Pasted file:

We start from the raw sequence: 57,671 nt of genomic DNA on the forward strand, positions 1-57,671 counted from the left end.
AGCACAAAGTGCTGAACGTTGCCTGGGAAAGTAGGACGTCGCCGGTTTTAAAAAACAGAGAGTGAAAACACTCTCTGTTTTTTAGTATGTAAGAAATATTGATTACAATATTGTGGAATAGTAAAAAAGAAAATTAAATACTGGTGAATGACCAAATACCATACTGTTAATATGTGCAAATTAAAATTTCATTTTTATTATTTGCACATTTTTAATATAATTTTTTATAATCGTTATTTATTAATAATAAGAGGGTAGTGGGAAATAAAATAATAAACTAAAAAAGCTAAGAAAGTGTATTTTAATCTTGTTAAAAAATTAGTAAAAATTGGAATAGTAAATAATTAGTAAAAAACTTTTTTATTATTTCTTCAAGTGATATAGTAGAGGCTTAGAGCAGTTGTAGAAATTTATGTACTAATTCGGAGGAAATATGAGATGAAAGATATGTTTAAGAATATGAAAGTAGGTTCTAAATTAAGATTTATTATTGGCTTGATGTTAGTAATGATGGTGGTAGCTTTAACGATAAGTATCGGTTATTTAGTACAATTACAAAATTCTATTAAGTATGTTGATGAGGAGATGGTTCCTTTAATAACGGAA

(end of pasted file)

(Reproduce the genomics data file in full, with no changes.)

We start from the raw sequence: 57,671 nt of genomic DNA on the forward strand, positions 1-57,671 counted from the left end.
AGCACAAAGTGCTGAACGTTGCCTGGGAAAGTAGGACGTCGCCGGTTTTAAAAAACAGAGAGTGAAAACACTCTCTGTTTTTTAGTATGTAAGAAATATTGATTACAATATTGTGGAATAGTAAAAAAGAAAATTAAATACTGGTGAATGACCAAATACCATACTGTTAATATGTGCAAATTAAAATTTCATTTTTATTATTTGCACATTTTTAATATAATTTTTTATAATCGTTATTTATTAATAATAAGAGGGTAGTGGGAAATAAAATAATAAACTAAAAAAGCTAAGAAAGTGTATTTTAATCTTGTTAAAAAATTAGTAAAAATTGGAATAGTAAATAATTAGTAAAAAACTTTTTTATTATTTCTTCAAGTGATATAGTAGAGGCTTAGAGCAGTTGTAGAAATTTATGTACTAATTCGGAGGAAATATGAGATGAAAGATATGTTTAAGAATATGAAAGTAGGTTCTAAATTAAGATTTATTATTGGCTTGATGTTAGTAATGATGGTGGTAGCTTTAACGATAAGTATCGGTTATTTAGTACAATTACAAAATTCTATTAAGTATGTTGATGAGGAGATGGTTCCTTTAATAACGGAA